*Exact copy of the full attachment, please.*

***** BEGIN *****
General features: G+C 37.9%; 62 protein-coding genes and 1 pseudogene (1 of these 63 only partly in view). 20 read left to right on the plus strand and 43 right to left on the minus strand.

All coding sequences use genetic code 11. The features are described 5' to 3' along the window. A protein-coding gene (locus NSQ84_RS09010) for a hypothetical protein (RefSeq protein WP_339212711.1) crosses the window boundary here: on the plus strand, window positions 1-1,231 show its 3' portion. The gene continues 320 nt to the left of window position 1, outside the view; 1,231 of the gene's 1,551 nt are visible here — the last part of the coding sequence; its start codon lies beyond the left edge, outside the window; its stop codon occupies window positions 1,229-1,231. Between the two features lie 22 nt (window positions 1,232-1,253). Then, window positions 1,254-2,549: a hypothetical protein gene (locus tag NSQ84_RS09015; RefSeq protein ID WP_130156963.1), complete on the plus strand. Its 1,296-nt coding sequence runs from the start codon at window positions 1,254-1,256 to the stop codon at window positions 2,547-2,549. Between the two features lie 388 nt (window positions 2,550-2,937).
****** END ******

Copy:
General features: G+C 37.9%; 62 protein-coding genes and 1 pseudogene (1 of these 63 only partly in view). 20 read left to right on the plus strand and 43 right to left on the minus strand.

All coding sequences use genetic code 11. The features are described 5' to 3' along the window. A protein-coding gene (locus NSQ84_RS09010) for a hypothetical protein (RefSeq protein WP_339212711.1) crosses the window boundary here: on the plus strand, window positions 1-1,231 show its 3' portion. The gene continues 320 nt to the left of window position 1, outside the view; 1,231 of the gene's 1,551 nt are visible here — the last part of the coding sequence; its start codon lies beyond the left edge, outside the window; its stop codon occupies window positions 1,229-1,231. Between the two features lie 22 nt (window positions 1,232-1,253). Then, window positions 1,254-2,549: a hypothetical protein gene (locus tag NSQ84_RS09015; RefSeq protein ID WP_130156963.1), complete on the plus strand. Its 1,296-nt coding sequence runs from the start codon at window positions 1,254-1,256 to the stop codon at window positions 2,547-2,549. Between the two features lie 388 nt (window positions 2,550-2,937).